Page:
Gatineau Hills studio tour brings out the chiselers

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by Mark Burgess on September 24, 2009

Carrie Leavoy spins some clay for a bowl or mug. Photo courtesy Robert Moeller.

Carrie Leavoy spins some clay for a bowl or mug. Photo courtesy Robert Moeller.

Twenty-two artists, from Old Chelsea, Quebec to Farrellton, will be opening their studio doors for two weekends, allowing visitors a privileged peak at their wax, wood, pastel and paint creations-in-progress.

For the 21st year, the Chelsea-Wakefield Artists in Their Environment Studio Tour will guide critics, connoisseurs and casual observers through the Gatineau Hills Sept. 26-27 and Oct. 3-4 for a unique and intimate interaction with local artists.

Tour spokesperson and featured artist, Rob Moeller, said the artists using wood make this year’s tour unique. Among them are tour rookie Ross Rooke’s turned bowls, Cheryl Evans’ rustic furniture and what Moeller called Russ Zietz’s  “playful, thought-provoking folk art.”

Zietz, a home-builder by trade, will be featured in the tour for the second year. He began building his own furniture – stuff he considered suitable for the log home he built near Wakefield – before “becoming a little more imaginative with it,” moving on to wood carving and, more recently, framed mixed media works.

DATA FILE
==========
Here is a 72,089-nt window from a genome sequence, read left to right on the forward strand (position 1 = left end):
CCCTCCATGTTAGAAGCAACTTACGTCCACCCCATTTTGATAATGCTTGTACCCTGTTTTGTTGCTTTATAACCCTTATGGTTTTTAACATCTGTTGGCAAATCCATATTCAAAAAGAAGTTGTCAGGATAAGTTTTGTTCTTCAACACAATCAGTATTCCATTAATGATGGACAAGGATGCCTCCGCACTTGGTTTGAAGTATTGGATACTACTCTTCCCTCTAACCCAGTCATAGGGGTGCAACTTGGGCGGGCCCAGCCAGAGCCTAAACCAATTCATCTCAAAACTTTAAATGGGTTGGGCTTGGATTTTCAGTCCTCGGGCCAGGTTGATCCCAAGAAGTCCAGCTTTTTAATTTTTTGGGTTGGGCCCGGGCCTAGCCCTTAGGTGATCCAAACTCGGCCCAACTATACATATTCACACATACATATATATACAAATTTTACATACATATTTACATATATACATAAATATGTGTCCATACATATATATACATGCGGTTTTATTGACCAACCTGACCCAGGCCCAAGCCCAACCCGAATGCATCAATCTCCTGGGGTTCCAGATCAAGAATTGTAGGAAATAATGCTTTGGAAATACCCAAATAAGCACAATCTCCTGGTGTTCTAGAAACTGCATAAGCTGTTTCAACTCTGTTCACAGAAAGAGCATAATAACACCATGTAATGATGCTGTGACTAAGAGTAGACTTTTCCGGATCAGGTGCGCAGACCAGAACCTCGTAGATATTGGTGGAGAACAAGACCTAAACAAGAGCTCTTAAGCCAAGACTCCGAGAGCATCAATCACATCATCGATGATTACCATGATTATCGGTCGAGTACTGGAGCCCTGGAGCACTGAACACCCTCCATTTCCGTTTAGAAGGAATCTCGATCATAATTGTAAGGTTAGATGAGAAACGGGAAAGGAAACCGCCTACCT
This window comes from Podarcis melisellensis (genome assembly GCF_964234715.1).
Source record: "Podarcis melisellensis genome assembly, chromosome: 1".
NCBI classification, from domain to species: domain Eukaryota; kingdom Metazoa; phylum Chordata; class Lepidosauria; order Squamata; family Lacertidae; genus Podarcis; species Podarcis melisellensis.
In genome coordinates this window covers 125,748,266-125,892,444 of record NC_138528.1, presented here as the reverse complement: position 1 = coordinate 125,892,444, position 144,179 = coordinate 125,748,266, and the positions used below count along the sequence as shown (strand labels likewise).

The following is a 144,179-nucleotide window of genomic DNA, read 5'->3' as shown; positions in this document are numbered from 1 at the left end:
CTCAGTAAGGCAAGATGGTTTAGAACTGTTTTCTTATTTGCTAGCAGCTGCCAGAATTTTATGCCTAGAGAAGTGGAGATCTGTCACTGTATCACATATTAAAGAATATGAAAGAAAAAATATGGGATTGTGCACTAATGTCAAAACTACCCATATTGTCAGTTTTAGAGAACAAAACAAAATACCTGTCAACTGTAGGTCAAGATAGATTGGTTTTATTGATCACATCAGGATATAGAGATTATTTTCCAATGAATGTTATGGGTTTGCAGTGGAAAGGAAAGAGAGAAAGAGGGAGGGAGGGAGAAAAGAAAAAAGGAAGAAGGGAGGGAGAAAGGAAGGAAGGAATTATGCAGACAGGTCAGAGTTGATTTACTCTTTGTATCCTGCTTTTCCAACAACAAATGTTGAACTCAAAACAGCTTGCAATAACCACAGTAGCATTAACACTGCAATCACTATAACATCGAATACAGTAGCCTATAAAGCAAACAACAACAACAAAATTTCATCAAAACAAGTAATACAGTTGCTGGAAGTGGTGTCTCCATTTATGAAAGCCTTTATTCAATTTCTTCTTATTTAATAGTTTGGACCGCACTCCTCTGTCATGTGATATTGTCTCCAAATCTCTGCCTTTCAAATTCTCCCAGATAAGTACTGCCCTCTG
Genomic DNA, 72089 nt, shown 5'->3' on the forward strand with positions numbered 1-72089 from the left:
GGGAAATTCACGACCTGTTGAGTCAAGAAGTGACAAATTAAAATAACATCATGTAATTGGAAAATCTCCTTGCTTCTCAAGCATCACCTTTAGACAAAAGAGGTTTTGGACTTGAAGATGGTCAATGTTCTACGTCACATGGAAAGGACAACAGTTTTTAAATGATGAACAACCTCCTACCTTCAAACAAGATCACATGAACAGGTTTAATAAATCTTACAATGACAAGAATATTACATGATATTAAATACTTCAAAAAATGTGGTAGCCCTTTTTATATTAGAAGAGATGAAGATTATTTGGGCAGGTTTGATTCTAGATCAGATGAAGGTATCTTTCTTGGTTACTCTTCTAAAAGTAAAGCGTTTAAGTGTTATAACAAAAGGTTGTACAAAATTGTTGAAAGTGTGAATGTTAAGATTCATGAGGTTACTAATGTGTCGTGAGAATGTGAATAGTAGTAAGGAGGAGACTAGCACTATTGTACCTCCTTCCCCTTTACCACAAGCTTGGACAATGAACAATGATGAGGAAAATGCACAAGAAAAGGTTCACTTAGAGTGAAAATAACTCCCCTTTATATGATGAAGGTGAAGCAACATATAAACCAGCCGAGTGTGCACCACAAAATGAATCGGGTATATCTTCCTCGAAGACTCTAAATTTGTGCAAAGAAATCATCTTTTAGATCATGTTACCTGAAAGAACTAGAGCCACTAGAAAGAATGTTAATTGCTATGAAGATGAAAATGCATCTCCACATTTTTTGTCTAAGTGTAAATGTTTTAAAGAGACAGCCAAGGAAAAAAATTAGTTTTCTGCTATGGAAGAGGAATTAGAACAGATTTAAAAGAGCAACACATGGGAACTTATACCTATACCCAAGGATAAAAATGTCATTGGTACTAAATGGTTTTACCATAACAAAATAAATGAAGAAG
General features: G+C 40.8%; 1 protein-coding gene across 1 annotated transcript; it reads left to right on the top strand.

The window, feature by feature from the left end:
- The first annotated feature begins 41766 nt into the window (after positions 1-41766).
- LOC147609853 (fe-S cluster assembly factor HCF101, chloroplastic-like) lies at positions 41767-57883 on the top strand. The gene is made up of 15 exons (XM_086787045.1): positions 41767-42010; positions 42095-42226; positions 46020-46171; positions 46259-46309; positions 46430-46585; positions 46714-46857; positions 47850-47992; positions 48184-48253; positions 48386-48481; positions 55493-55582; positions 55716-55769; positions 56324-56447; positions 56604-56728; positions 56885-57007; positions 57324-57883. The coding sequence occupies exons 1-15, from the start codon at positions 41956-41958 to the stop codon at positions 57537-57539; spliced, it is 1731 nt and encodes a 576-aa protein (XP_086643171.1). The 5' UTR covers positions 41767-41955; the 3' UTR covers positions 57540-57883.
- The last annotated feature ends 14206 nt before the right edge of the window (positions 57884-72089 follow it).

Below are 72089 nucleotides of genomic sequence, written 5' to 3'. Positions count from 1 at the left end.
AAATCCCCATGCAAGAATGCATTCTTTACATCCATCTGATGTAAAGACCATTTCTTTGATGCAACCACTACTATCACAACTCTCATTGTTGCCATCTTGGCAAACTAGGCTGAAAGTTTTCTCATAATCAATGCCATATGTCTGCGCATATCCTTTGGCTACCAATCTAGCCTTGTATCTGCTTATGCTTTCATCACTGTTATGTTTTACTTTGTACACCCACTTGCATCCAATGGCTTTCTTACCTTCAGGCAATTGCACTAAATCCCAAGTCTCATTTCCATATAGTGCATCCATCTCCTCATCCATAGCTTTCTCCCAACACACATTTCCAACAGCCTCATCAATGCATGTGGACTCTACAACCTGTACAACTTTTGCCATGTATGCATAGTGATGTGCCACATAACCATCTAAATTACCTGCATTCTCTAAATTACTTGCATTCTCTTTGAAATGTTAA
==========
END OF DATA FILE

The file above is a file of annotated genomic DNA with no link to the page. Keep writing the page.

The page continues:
Sept. 23 front page

Sept. 23 front page

Zietz said he’s mainly inspired by what he sees in the woods, but he’s also interested in the Group of Seven, Haida woodworkers, Picasso and Salvador Dali. Although he describes himself as “somewhat introverted,” Zietz is eager to show off the mixed media work he didn’t have on last year’s tour.

Carrie Leavoy of Wakefield’s Mud Pies Pottery will be making her tour debut while hosting a wedding shower. Leavoy runs workshops from her studio, which she’ll be showcasing along with her art. She said for events such as showers, the participants often work communally on a project for the host.

In addition to bowls and teapots, Leavoy does custom tile work for kitchens, bathrooms or fireplaces, including mosaic-style, 3-D tiles with “lots of texture.” She said she’ll be hanging tile sections to give visitors an idea of how her murals work, as well as keeping her portfolio of past jobs on hand.

As a first-time artist on the tour, Leavoy said she’s most “excited to meet the neighbours.”

Moeller said the tour’s primary benefit to artists is the exposure and the credibility it’s established history lends them. For visitors, the opportunity to see artists’ materials and special equipment, and the occasion to ask technical questions, is one that only comes around once a year.

The Artists in their Environment Studio Tour runs Sept. 26-27 and Oct. 3-4 from 10 a.m. to 5 p.m. For a tour map and more information on the artists visit http://www.tourcw.com/index.htm.